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December 16, 2017

What I learned about focus in 10 days of silence

If you could have one superpower, which one would you pick? For me, it is the ability to keep focused on whatever I do, and I believe that this would make me a better friend, learner, and leader. Yet, the times my mind goes on auto-pilot, wandering around without me even noticing, are countless. I review the grocery list, contemplate about random incidents and mostly overthink my friend’s recent comment regarding something I care about. 
Although the Vipassana meditation retreat that I joined did not change much about this, I became more aware of my drifting mind. In fact, experiencing a restless mind in a silent meditation hall allowed me to identify what triggers distraction and how to find control.[1]

Vipassana meditation 101

Vipassana is an ancient Indian meditation technique that relies on self-observation. The method, as taught by S.N. Goenka, promises to improve personal well-being by practising equanimity (a combination of self-control and indifference) towards any physical, mental and emotional discomfort. To remain aware of the present moment, meditators observe their body sensations and resist the urge to react. When mastered, the technique allows you to observe elusive needs such as cravings for chocolate, alcohol or affection, without reacting and without suffering.
Vipassana is taught in 10-day residential courses that are free of charge. Participants commit to a strict meditation schedule and a moral code that prohibits all interaction with the other participants, as well as any form of reading, writing or physical activity. These rules aim to avoid unnecessary agitation of the mind that would prevent the meditator to progress.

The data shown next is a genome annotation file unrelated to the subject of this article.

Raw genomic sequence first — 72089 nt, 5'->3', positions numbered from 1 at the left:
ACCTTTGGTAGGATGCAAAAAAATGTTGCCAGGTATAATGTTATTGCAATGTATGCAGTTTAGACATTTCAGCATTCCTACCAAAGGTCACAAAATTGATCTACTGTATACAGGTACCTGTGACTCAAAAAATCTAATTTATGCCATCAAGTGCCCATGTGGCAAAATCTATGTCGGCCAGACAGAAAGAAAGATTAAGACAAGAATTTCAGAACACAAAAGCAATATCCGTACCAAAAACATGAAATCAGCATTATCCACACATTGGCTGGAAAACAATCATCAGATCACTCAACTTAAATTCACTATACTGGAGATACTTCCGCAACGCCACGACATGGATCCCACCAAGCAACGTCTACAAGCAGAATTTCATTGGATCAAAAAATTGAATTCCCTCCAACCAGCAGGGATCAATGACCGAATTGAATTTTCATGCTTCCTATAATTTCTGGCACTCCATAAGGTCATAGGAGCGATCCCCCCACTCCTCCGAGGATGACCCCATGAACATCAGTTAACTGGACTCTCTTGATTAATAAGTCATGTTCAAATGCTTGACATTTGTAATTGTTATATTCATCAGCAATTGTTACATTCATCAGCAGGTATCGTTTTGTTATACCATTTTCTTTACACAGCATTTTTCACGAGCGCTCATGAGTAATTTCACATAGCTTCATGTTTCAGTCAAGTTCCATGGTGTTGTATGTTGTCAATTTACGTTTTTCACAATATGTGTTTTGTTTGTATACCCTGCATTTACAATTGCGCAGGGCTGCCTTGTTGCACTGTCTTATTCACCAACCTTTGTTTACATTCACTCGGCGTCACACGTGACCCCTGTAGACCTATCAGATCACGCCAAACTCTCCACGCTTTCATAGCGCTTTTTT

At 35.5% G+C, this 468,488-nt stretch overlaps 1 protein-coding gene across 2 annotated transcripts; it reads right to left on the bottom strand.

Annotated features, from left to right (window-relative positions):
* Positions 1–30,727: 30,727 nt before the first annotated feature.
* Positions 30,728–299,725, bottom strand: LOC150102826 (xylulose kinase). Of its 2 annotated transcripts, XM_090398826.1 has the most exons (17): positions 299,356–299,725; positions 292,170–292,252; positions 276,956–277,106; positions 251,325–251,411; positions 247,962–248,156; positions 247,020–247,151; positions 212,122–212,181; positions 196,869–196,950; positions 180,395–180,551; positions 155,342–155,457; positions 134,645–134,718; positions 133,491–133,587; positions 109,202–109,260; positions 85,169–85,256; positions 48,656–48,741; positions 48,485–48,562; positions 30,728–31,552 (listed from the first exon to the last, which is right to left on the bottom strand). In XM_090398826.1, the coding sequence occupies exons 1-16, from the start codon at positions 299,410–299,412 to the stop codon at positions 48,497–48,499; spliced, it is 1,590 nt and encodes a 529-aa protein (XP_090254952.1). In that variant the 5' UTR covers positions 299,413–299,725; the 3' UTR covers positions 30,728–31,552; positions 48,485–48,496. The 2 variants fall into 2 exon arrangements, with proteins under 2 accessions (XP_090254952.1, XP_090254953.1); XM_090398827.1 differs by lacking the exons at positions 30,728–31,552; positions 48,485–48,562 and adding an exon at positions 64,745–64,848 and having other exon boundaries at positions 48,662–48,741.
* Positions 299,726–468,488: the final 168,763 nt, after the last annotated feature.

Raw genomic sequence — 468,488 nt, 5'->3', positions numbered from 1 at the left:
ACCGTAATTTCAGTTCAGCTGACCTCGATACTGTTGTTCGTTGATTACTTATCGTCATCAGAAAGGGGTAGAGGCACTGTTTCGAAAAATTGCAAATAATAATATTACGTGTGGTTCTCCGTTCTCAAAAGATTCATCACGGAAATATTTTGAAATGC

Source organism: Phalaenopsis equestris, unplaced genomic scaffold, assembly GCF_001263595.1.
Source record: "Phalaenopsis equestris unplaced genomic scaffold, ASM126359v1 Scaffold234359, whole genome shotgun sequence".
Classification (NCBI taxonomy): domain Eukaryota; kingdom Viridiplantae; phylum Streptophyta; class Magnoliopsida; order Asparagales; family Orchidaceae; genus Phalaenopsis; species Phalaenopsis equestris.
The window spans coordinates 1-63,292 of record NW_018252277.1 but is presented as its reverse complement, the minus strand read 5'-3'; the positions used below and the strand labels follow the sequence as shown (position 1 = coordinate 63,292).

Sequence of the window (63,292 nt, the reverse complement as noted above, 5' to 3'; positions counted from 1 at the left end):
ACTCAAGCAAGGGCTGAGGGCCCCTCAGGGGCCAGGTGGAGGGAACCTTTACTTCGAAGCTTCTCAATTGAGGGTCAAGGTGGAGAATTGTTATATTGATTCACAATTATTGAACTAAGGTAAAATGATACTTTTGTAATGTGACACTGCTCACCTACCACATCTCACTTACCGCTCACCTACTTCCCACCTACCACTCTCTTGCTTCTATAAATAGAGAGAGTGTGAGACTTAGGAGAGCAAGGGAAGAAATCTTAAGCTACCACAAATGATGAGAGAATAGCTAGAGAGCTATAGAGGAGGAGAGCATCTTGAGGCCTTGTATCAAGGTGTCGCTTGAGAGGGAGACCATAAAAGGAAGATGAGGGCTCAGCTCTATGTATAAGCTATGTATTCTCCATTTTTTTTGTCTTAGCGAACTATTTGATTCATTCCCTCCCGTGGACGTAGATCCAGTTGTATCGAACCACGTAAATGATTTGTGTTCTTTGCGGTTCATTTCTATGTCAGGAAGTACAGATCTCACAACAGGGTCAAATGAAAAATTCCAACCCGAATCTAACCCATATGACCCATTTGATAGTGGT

Physical distraction

My first learning sounds almost too simple to mention: If I feel comfortable, my mind does too. Whenever our nose itches, stomach rumbles or feet fall asleep, our mind gets agitated by the urge to minimise discomfort. Have you ever tried to come up with a brilliant thought when your pants were tight, and feet felt cold? Have you ever wondered why physical exercise becomes much easier while watching TV? There is evidence for a connection between physical comfort and focus showing that our body feels actual pain as a reaction to mental stress. Mind-wandering helps us to distract from that discomfort. 
Hence, we can already improve focus by wearing comfortable clothes, keeping a pleasant room temperature and keeping our surrounding tidy. We can also control our auditory environment to maintain focus, but, to my surprise, total silence is less beneficial than expected: 

“Instead of total silence, the ideal work environment for creative work has a little bit of background noise. That’s why you might focus really well in a noisy coffee shop, but barely be able to concentrate in a noisy office.”

David Burkus, HBR, 10/2017